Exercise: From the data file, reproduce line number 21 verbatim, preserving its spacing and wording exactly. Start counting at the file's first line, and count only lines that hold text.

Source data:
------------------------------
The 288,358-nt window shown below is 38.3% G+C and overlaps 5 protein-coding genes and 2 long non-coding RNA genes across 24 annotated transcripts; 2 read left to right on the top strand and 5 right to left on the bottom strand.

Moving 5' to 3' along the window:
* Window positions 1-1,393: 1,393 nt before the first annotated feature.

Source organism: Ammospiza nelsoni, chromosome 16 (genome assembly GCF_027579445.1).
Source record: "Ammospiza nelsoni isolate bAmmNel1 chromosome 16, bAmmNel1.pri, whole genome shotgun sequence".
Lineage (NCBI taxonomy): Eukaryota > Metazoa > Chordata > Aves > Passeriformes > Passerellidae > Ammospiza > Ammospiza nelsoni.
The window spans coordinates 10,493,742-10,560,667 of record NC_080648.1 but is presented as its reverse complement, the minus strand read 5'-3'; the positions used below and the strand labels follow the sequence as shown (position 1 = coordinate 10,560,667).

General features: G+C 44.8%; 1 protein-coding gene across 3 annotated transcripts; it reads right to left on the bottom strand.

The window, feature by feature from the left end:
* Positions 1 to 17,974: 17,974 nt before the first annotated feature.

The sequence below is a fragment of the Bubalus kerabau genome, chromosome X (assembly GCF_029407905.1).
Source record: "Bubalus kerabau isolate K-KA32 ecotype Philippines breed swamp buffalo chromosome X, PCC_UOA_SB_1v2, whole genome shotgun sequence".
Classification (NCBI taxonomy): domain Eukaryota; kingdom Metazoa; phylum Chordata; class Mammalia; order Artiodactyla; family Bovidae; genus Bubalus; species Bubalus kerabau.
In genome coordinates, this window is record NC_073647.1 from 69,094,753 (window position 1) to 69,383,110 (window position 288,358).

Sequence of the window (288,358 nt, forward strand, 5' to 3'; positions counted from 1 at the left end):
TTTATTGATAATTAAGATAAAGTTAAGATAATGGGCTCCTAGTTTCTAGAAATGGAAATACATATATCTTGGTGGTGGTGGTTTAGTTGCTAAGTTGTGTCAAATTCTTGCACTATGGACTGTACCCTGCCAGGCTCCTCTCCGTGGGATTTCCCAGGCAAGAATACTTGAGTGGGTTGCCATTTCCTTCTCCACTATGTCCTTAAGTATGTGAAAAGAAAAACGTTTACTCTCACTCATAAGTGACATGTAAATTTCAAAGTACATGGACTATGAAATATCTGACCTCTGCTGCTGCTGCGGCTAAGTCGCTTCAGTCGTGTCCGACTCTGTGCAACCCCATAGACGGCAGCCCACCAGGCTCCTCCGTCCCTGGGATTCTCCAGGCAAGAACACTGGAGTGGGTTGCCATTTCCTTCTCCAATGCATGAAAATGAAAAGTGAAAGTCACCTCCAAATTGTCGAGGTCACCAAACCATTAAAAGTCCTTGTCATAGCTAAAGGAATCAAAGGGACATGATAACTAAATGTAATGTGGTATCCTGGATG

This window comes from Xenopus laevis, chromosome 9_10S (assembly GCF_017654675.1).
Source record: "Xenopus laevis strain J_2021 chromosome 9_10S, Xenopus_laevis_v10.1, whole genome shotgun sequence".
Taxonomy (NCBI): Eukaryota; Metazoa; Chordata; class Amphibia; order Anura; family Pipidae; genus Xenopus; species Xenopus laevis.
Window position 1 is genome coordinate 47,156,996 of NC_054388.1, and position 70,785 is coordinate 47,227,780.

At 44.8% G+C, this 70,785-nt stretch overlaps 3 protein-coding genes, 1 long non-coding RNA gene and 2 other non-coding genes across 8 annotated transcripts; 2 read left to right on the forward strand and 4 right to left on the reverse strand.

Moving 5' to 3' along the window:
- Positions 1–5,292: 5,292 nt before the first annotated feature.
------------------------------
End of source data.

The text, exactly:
At 44.8% G+C, this 70,785-nt stretch overlaps 3 protein-coding genes, 1 long non-coding RNA gene and 2 other non-coding genes across 8 annotated transcripts; 2 read left to right on the forward strand and 4 right to left on the reverse strand.